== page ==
Is a written agreement that guarantees the performance of an obligation. Another name for it is surety-ship agreement. Usually provide for monetary compensation to be paid in the event that a principle fails to perform as specified in a bond. A surety bond is not insurance, but it is a risk transfer mechanisms. It shifts the risk of doing business with the principle from the obligee to the surety.
WHO ARE THE PARTIES IN IT?
There are always at least three parties:
1. The Principal
This is you, your company or institution – the party that gets bonded. You undertake to perform an obligation that is specified in your bond. The principal in a contract bond is the contractor. It is the public official in a public official bond, the one who gets licensed in a license bond, the guardian in a guardianship bond, and so on. Obligor is another word for principal.
2. The Obligee
This is the beneficiary, the party that requires you to get bonded. It might be a person, or an entity such as a company, municipality, or government agency. The obligee receives the bond and its benefit, protection against loss. The surety company compensates it if you fail to fulfill your obligation.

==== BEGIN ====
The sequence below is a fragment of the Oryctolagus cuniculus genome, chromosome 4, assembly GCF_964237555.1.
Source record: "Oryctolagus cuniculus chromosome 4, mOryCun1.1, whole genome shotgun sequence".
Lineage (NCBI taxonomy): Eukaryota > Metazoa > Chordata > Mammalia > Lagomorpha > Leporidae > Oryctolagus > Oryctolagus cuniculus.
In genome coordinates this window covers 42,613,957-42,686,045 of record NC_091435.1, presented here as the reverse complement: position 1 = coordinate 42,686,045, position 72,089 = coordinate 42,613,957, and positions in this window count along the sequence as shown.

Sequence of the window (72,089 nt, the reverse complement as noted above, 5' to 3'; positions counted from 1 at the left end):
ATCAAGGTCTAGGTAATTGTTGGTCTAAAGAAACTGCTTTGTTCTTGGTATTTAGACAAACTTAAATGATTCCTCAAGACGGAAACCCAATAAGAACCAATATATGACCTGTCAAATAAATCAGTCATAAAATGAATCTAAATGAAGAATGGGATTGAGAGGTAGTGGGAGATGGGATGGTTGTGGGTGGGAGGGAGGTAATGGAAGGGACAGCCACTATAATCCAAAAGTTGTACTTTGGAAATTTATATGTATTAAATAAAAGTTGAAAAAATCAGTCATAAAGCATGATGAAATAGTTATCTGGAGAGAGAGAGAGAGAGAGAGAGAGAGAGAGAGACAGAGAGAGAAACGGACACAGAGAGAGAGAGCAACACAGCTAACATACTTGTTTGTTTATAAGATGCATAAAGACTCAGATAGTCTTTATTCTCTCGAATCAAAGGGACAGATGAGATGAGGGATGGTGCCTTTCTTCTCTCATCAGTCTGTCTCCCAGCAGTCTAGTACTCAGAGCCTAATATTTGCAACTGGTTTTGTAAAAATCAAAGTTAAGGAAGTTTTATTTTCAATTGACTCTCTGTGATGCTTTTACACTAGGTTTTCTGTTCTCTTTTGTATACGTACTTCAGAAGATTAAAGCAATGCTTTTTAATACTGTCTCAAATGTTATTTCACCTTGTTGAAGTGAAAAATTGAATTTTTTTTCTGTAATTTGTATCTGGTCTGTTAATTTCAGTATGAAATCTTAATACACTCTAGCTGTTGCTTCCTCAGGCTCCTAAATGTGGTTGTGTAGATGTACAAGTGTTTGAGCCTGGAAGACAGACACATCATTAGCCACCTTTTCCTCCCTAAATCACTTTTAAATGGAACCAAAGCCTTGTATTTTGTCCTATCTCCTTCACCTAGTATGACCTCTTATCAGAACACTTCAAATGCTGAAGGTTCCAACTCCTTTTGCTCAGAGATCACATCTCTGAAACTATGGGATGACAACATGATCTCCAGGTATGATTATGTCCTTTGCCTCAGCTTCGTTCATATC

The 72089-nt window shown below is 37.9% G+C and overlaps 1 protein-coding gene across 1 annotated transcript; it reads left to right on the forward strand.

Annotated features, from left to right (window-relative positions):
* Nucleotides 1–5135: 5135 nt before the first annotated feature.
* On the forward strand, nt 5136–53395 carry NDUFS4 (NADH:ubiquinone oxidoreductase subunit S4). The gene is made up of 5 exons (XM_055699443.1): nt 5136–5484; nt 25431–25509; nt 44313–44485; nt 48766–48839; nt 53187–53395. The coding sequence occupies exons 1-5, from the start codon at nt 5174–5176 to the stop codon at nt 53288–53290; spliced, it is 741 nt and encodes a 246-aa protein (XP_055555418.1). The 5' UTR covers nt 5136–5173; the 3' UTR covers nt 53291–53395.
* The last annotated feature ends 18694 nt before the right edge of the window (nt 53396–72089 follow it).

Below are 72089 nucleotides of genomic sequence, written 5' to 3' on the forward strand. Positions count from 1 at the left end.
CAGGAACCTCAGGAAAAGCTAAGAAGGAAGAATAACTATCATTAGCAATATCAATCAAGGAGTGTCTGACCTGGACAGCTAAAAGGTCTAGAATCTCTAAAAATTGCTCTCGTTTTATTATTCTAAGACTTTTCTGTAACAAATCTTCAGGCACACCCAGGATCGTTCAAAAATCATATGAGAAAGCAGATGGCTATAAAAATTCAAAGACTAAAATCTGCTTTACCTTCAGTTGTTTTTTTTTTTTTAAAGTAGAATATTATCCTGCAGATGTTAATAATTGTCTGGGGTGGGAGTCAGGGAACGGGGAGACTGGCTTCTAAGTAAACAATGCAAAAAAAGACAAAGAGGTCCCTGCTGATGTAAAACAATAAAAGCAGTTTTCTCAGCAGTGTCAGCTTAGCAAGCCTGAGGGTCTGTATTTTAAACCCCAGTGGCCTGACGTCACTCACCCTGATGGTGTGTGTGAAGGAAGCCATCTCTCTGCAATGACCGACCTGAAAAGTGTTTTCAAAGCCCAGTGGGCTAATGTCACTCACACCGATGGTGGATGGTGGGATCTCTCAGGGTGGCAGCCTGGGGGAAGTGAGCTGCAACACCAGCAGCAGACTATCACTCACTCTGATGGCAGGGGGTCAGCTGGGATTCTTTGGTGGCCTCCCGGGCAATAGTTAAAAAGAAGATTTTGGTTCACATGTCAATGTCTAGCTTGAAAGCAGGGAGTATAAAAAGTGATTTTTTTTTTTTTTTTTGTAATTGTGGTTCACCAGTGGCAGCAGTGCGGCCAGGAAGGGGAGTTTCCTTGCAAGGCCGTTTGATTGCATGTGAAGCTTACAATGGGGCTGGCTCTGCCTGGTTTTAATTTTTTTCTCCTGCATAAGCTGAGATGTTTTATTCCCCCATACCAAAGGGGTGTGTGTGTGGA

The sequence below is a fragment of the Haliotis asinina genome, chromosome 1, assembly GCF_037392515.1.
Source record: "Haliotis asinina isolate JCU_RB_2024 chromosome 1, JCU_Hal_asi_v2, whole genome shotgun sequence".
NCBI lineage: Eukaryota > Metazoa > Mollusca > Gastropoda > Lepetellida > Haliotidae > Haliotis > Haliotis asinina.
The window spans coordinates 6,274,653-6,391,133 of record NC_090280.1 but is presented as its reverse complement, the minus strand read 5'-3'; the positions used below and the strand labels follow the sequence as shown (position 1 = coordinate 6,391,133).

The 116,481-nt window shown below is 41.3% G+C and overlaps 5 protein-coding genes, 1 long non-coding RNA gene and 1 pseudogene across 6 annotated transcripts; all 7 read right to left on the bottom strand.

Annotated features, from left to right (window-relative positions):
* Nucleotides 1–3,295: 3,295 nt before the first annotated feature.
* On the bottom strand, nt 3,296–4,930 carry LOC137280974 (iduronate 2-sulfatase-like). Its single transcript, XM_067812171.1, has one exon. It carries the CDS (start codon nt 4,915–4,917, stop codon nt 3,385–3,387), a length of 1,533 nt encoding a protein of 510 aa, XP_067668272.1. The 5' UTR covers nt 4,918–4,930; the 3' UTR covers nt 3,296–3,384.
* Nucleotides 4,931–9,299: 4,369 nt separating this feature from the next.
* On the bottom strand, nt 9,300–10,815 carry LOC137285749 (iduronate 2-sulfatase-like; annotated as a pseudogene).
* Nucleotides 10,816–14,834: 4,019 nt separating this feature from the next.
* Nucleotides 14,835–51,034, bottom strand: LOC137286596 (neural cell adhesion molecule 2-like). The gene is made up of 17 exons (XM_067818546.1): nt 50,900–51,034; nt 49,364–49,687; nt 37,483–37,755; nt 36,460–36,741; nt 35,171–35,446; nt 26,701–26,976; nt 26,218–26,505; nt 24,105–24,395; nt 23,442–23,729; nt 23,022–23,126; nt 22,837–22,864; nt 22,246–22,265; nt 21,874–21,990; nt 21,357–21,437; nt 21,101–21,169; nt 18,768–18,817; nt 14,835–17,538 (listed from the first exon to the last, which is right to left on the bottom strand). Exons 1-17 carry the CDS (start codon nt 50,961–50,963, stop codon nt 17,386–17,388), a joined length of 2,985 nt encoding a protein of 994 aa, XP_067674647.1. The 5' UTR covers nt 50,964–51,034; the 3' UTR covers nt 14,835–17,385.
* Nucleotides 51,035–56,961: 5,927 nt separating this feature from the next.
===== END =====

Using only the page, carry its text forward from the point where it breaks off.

3. The Surety
This is the party that issues the bond, usually a surety bond company. It guarantees that a specific obligation will be met. The surety is financially obligated to the obligee in the event that you do not meet your obligation.
What is a surety company?
This is a corporation, usually an insurance company. It Surety bonding can legally underwrite surety bonds.
IS IT LIKE INSURANCE?
No. They are both risk transfer mechanisms that provide for financial loss, and both regulated by state insurance commissions, but there are major differences between surety bonds and insurance.
– An insurance policy is a two-party agreement (insured and insurer), while most surety bonds are three-party agreements (principal, surety, and obligee).
– An insurance policy transfers risk from an insured policyholder to an insurer (an insurance company). A surety bond protects an obligee against losses, not a principal.
– You can buy an insurance policy, but you must qualify for a surety bond. It is a form of credit. A surety company will only take acceptable risks, so it will only bond qualified businesses and individuals.
– Insurance companies expect losses, and adjust their insurance rates to cover them. Surety bond companies extend credit, expecting principals to meet the legal obligations of their bonds. They do not expect losses, which severely impact their bottom line when they do occur.